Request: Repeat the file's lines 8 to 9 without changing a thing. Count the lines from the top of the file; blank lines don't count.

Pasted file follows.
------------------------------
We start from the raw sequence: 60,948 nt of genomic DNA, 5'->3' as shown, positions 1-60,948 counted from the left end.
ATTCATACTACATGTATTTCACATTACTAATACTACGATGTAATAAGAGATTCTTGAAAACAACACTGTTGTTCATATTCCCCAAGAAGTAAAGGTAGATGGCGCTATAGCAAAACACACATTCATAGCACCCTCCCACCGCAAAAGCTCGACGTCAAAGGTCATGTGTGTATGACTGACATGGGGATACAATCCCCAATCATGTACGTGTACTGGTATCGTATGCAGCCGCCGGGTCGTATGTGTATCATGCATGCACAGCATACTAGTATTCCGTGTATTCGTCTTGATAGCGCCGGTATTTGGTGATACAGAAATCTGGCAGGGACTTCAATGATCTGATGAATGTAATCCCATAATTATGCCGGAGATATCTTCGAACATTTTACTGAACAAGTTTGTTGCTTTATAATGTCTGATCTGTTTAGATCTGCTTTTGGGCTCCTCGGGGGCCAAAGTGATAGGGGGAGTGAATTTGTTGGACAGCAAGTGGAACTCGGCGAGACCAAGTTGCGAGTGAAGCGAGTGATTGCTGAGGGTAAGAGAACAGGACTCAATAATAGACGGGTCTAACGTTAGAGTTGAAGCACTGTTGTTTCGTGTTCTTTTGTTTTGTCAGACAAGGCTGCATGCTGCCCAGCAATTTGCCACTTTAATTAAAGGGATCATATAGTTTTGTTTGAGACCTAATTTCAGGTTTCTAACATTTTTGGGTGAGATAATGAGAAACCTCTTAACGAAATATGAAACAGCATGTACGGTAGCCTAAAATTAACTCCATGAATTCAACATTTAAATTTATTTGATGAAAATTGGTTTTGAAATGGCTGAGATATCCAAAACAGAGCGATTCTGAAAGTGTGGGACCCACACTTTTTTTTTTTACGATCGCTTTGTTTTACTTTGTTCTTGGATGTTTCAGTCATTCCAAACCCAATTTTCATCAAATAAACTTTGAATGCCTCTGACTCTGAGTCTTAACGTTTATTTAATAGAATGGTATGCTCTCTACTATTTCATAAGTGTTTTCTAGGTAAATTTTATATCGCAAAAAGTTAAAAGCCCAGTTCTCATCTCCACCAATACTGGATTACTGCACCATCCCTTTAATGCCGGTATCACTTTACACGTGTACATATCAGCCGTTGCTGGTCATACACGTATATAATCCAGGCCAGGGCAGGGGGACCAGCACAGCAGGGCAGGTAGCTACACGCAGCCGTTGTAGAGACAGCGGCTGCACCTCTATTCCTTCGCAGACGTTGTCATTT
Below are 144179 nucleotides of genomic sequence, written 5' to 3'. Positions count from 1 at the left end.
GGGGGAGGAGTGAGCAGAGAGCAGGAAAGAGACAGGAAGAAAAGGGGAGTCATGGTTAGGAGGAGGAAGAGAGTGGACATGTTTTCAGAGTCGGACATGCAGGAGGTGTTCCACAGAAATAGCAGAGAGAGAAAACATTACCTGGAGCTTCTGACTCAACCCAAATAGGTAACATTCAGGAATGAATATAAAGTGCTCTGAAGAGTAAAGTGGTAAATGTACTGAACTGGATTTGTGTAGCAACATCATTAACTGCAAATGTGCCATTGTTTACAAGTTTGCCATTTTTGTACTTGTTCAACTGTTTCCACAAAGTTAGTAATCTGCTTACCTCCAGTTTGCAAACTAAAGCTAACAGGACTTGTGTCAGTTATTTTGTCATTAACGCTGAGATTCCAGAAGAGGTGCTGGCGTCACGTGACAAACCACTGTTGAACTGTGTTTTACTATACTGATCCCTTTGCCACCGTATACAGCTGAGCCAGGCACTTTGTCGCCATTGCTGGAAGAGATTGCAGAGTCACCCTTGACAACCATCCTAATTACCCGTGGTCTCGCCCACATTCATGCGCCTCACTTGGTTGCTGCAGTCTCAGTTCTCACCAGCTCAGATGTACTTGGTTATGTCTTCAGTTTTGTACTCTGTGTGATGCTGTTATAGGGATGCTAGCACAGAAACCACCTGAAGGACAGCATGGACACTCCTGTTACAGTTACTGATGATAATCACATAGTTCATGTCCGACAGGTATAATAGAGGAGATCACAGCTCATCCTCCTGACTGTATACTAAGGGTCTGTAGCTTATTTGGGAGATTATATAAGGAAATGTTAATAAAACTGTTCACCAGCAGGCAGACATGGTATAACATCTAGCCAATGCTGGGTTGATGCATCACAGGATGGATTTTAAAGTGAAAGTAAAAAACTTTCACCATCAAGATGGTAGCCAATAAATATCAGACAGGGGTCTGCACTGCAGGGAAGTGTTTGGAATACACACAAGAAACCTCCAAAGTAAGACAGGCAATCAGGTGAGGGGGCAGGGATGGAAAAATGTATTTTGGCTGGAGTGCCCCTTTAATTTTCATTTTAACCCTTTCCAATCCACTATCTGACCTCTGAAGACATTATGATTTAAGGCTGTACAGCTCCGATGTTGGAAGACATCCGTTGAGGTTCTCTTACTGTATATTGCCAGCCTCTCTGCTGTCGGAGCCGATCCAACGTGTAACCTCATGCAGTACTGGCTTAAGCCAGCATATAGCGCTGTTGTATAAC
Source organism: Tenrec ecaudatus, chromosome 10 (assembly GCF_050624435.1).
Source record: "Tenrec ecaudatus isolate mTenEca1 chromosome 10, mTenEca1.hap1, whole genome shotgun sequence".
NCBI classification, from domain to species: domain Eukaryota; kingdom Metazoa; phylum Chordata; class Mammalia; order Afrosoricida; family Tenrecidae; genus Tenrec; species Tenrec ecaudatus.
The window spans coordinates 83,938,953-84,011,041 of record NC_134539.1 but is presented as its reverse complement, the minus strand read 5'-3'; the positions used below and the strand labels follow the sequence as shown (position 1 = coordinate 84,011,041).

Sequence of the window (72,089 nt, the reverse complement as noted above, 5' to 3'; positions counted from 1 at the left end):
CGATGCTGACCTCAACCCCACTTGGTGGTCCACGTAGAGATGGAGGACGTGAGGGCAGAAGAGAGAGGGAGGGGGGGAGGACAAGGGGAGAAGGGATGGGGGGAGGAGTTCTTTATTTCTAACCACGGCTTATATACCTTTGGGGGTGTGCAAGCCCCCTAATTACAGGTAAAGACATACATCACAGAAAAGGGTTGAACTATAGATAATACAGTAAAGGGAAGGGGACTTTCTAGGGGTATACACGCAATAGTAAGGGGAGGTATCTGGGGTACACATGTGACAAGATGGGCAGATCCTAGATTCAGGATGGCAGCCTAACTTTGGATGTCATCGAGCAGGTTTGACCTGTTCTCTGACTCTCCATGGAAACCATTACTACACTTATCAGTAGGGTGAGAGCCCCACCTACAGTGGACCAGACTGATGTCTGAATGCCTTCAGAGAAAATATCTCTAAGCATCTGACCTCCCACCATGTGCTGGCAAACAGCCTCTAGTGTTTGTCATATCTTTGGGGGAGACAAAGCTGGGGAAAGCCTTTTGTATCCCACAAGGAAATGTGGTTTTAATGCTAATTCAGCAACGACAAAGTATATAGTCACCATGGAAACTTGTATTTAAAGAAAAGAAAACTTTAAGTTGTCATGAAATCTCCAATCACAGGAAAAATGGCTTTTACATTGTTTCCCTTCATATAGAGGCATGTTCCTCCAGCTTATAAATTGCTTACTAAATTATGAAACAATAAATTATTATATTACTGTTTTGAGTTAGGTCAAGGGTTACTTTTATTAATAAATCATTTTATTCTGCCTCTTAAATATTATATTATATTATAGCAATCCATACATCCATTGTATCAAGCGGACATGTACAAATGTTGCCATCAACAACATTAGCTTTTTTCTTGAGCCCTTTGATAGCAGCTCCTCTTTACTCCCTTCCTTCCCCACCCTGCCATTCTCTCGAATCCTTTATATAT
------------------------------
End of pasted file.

The window spans coordinates 83,938,953-84,011,041 of record NC_134539.1 but is presented as its reverse complement, the minus strand read 5'-3'; the positions used below and the strand labels follow the sequence as shown (position 1 = coordinate 84,011,041).

Sequence of the window (72,089 nt, the reverse complement as noted above, 5' to 3'; positions counted from 1 at the left end):